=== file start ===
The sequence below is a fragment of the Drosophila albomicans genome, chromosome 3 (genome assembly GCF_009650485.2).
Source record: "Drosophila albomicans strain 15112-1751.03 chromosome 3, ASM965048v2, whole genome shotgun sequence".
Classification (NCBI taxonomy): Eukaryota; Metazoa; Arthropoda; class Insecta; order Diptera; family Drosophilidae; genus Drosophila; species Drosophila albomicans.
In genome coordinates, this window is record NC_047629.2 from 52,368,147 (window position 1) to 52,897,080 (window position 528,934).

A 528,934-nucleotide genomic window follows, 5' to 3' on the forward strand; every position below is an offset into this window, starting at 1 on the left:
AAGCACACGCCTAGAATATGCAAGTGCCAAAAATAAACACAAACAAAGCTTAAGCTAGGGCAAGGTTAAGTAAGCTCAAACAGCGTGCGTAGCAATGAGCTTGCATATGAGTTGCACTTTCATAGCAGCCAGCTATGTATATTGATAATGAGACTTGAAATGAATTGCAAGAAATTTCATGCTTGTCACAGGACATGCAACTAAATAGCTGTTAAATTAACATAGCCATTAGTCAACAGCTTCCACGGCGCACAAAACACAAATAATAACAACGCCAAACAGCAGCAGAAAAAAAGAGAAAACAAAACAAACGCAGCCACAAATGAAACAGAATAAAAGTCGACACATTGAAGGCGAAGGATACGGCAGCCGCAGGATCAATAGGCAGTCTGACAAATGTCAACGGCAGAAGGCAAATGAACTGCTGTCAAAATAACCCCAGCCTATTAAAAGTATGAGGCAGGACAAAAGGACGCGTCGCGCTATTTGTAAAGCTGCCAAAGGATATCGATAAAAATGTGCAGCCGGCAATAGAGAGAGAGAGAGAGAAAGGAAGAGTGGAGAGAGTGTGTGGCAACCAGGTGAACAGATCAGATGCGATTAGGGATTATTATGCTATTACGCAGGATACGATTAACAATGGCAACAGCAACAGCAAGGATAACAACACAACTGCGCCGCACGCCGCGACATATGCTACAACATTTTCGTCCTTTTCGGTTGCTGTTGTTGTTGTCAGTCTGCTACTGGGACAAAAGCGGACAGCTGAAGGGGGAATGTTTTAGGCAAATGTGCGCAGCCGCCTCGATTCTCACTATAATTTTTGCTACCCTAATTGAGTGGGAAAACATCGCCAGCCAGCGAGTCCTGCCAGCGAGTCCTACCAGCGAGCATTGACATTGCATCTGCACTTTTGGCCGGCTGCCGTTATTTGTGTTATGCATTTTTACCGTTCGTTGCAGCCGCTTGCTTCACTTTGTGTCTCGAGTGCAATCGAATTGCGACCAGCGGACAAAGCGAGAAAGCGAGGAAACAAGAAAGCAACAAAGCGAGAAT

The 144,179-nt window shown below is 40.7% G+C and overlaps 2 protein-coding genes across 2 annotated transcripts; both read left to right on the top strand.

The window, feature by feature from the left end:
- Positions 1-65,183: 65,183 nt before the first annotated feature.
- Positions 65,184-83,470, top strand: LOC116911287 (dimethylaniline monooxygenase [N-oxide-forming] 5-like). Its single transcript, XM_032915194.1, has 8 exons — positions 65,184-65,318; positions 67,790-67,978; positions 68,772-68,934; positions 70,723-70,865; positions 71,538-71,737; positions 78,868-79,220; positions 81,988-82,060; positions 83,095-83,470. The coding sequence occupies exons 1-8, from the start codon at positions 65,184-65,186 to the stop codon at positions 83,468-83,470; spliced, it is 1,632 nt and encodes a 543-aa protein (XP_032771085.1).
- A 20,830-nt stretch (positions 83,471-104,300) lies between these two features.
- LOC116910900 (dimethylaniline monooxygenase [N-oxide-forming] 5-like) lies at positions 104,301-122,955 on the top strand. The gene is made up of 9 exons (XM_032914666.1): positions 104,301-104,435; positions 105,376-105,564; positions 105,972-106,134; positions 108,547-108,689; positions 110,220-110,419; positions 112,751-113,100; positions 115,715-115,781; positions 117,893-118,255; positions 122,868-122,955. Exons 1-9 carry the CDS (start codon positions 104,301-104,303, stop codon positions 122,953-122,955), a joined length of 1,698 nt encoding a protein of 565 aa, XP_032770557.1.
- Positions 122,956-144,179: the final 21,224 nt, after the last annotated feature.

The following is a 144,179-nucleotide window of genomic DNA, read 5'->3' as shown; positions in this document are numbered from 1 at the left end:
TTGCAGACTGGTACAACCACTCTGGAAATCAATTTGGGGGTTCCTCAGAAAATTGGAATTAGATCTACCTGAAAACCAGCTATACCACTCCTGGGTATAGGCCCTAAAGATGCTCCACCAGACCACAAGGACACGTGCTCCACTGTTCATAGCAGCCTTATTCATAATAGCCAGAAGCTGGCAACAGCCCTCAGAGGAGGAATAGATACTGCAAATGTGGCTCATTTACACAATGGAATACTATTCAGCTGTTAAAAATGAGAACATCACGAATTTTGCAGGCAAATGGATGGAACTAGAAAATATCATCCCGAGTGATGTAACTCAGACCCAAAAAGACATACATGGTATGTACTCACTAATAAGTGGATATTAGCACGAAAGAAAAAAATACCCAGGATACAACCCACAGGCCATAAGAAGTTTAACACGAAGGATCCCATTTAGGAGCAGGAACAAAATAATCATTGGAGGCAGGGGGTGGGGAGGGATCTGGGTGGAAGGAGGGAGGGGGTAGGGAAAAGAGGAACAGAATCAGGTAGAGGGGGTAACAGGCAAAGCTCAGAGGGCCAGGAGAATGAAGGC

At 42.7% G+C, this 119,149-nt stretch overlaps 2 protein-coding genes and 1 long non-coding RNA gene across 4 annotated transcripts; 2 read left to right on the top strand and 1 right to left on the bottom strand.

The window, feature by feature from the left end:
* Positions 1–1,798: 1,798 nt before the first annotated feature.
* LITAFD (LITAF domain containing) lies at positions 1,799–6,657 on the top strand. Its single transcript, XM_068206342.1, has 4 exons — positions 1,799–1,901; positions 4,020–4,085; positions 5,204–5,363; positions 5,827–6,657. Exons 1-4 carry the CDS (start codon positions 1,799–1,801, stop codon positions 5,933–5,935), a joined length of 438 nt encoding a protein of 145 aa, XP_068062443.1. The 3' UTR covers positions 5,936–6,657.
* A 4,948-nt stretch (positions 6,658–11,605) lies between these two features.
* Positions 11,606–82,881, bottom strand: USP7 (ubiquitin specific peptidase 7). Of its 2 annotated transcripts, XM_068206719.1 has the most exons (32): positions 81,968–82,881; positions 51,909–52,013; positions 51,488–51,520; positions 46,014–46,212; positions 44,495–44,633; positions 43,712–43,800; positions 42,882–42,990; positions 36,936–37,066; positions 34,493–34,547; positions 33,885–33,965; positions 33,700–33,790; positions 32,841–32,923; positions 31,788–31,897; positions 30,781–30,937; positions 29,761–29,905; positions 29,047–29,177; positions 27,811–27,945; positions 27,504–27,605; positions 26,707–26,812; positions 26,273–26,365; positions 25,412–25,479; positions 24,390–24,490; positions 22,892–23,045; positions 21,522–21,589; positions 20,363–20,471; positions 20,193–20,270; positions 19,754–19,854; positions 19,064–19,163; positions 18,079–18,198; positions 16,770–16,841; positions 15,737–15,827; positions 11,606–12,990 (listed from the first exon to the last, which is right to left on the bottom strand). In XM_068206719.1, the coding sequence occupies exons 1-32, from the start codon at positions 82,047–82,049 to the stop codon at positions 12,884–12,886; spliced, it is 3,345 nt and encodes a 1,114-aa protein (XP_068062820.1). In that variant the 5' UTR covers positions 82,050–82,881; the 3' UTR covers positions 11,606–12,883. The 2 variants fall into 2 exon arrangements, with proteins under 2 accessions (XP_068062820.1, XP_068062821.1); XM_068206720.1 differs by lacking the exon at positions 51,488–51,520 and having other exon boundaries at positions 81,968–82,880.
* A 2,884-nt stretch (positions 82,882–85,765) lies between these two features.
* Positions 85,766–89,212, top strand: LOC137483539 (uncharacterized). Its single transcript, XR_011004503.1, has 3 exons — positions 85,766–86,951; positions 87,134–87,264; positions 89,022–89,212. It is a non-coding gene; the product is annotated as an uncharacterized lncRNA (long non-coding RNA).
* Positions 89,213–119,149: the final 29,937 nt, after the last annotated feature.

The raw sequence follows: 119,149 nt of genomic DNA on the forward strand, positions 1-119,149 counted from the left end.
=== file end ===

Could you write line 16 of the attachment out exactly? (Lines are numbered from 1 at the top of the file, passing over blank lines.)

At 42.7% G+C, this 119,149-nt stretch overlaps 2 protein-coding genes and 1 long non-coding RNA gene across 4 annotated transcripts; 2 read left to right on the top strand and 1 right to left on the bottom strand.